- David Newton, ESPN Staff Writer
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CHARLOTTE, N.C. -- Ron Rivera regrets he never went back to clean out his locker at Soldier Field after being released by the Chicago Bears before the 1993 season. In it he left nine years of notebooks detailing plays and schemes, many from the 1985 Super Bowl team known for Buddy Ryan's revolutionary "46 defense."
It was just too painful at the time for the then linebacker to go back and get them.
Now in his third year as head coach of the Carolina Panthers, Rivera was reminded of those days this week in anticipation of Sunday's game against the St. Louis Rams, coached by former Bears teammate Jeff Fisher, then a defensive back.
It's actually the second straight week Rivera has faced a former teammate from the 15-1 Super Bowl XX team. Last week, the Panthers defeated the Minnesota Vikings coached by Leslie Frazier, who led the Bears in interceptions in '85.
Also on the Minnesota sideline was Mike Singletary, a Pro Bowl linebacker for the '85 Bears and former head coach at San Francisco who is a special assistant to Frazier.
By the end of the season Rivera will have faced two more former teammates who have gone on to become head coaches in the NFL. San Francisco 49ers coach Jim Harbaugh was a quarterback at Chicago from 1987-93. New Orleans coach Sean Payton played quarterback for the Bears in 1987 as a replacement player during the NFL strike.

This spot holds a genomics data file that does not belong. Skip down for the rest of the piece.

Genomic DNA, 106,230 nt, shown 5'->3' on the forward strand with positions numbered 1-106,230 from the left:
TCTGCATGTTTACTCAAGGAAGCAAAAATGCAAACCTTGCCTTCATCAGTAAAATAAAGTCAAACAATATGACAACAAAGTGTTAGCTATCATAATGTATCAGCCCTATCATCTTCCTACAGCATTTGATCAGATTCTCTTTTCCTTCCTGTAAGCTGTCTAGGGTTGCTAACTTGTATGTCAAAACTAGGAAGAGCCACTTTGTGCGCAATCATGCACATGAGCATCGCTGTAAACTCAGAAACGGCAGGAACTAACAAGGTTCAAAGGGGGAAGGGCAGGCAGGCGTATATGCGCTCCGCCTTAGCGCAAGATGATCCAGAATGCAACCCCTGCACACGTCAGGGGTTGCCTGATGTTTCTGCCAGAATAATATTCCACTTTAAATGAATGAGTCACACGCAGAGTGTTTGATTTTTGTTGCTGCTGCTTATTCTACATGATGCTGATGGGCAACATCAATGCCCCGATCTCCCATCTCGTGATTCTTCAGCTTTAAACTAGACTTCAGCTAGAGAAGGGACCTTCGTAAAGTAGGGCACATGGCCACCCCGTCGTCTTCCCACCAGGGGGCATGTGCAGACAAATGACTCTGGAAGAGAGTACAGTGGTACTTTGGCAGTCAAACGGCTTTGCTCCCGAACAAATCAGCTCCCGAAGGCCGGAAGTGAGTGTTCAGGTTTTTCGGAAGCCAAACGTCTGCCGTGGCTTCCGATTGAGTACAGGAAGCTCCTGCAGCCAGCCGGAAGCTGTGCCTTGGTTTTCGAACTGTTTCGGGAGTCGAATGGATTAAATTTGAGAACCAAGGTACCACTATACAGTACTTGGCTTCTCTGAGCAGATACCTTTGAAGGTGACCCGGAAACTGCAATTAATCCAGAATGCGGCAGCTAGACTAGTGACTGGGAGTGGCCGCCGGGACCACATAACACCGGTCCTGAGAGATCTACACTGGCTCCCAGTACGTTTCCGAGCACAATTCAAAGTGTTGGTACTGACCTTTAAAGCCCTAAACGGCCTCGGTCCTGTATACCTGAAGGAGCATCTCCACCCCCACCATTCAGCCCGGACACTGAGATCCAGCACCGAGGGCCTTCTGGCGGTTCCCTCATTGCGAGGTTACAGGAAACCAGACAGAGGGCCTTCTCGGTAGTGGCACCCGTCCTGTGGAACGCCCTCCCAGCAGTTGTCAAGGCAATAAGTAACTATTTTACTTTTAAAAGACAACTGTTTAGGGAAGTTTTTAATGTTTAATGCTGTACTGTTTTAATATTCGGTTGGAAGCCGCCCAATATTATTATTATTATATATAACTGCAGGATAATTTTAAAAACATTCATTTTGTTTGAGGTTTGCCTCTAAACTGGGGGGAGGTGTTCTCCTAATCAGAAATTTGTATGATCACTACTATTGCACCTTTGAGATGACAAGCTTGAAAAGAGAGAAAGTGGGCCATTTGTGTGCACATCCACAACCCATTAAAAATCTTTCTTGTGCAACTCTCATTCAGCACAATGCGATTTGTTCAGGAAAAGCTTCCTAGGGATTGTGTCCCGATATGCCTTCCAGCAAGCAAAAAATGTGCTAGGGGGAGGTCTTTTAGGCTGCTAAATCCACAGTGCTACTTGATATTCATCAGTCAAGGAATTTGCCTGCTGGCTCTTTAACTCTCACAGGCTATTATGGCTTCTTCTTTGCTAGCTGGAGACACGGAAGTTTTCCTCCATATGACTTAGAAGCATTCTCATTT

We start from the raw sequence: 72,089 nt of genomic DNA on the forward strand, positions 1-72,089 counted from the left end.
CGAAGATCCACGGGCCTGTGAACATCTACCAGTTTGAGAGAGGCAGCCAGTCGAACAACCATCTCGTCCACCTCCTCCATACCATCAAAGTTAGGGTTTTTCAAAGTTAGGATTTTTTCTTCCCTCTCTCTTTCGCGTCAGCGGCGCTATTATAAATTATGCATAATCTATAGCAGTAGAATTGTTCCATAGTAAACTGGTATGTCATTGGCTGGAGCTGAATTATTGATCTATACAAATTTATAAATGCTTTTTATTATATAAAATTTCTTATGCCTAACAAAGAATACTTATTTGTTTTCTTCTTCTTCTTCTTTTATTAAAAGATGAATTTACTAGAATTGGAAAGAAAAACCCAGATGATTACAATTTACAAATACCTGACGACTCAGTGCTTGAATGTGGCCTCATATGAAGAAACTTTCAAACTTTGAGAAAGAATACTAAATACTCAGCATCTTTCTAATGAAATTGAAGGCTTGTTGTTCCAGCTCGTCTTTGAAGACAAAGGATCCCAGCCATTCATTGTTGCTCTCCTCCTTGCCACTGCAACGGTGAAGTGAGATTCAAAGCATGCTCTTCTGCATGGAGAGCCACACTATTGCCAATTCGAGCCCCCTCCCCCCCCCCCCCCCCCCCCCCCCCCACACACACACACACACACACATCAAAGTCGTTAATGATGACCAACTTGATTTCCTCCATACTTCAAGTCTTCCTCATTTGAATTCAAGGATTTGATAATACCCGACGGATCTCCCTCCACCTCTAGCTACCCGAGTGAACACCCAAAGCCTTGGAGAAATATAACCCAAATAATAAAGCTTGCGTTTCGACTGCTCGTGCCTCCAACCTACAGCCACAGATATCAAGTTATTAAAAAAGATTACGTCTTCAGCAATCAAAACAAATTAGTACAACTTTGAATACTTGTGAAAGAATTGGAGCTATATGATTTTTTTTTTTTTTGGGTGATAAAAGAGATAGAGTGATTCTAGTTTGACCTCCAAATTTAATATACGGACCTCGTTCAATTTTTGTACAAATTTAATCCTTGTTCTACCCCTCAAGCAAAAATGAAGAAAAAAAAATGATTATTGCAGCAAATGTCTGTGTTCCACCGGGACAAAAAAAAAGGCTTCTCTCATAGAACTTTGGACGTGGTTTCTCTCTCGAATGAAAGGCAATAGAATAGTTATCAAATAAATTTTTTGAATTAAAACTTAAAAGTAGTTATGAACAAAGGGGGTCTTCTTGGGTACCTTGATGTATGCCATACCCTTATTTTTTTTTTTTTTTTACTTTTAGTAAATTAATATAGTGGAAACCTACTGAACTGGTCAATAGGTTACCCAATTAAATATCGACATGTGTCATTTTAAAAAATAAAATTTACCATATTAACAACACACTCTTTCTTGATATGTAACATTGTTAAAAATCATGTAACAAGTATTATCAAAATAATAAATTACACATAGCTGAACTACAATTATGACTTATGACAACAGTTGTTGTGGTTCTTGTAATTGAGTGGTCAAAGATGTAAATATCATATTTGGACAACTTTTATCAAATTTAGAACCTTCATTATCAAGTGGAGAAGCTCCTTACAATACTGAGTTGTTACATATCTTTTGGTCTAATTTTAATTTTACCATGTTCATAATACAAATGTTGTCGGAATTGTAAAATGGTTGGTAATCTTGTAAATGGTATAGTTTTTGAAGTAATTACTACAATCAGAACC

But it is the defensive players who became coaches that Rivera remembers most fondly. He's the first to tell you as genius as Ryan was, having players intelligent enough to go on to become head coaches helped.
"I know if there was one thing we did and we did well, we were a bunch of smart football players," Rivera said. "We played a very complex system with Buddy Ryan as the coordinator. The guys that came from that system are probably the kind you want.
"And there are probably three or four more that could have coached if they really wanted to. But a group of us wanted to, and so we got into it."
They actually sat around and talked about becoming coaches while they were players.
"It's funny, Jeff Fisher led the charge for the most part," Rivera said. "When Buddy got the job at Philadelphia, Jeff was the first to go. He always kind of seemed to put his arm around the young guys and said, 'Hey, you've got a chance.' "
One of those young players was Rivera.
"Jeff was right," Rivera said. "He's a sharp guy that way."
Rivera's only regret is that he wasn't sharp enough to go back and get those notebooks that he can only assume wound up in the trash.